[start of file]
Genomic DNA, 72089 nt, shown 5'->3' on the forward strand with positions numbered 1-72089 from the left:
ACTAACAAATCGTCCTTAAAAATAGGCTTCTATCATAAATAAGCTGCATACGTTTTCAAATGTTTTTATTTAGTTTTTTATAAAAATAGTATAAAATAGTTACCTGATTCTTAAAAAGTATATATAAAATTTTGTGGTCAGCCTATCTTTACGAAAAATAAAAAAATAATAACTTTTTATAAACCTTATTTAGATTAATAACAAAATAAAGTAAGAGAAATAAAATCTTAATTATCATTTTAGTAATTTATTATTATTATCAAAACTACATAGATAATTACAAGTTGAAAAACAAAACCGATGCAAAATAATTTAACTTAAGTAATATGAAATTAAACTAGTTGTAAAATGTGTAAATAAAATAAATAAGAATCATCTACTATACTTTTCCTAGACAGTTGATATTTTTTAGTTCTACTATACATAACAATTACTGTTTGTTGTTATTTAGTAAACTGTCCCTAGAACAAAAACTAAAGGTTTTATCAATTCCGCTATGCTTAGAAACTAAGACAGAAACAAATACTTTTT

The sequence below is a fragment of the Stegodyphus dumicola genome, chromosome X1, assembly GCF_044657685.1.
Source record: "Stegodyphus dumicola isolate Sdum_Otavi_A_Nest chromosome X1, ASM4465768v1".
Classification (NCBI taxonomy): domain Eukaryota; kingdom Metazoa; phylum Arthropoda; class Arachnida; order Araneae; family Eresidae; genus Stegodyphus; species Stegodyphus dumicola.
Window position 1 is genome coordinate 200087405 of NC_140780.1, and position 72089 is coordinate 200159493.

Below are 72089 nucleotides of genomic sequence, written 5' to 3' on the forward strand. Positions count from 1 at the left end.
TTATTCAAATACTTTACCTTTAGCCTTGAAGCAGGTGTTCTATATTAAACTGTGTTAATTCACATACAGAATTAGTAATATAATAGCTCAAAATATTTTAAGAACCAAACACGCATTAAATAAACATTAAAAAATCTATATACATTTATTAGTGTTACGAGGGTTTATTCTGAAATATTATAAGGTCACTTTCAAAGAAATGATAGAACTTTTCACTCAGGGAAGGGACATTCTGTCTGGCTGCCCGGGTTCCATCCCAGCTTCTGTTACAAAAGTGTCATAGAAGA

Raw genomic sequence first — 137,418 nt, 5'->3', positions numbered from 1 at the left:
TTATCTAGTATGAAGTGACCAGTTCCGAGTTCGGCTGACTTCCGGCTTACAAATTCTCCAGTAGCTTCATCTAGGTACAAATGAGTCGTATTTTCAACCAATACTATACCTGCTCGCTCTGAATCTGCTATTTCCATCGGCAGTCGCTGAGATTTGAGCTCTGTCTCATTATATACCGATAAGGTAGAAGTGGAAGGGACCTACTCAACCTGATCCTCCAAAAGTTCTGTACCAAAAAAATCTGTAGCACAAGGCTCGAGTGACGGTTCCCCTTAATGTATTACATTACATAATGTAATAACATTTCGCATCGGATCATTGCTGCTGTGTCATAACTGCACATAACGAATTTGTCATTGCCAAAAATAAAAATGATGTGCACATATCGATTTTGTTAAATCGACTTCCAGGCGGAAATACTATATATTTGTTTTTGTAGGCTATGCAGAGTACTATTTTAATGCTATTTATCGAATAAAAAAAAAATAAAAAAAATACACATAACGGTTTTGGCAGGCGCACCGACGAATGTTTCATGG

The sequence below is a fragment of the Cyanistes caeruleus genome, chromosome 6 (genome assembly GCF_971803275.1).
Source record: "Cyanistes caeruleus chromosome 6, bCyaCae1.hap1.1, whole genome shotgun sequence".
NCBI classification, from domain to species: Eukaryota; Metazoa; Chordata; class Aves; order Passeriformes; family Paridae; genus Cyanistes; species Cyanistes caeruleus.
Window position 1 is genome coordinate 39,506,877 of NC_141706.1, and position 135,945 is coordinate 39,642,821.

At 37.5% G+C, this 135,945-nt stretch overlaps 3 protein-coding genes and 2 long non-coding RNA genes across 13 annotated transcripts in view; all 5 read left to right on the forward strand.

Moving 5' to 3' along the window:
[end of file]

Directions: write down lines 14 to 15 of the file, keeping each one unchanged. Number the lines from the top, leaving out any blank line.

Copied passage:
Window position 1 is genome coordinate 39,506,877 of NC_141706.1, and position 135,945 is coordinate 39,642,821.

At 37.5% G+C, this 135,945-nt stretch overlaps 3 protein-coding genes and 2 long non-coding RNA genes across 13 annotated transcripts in view; all 5 read left to right on the forward strand.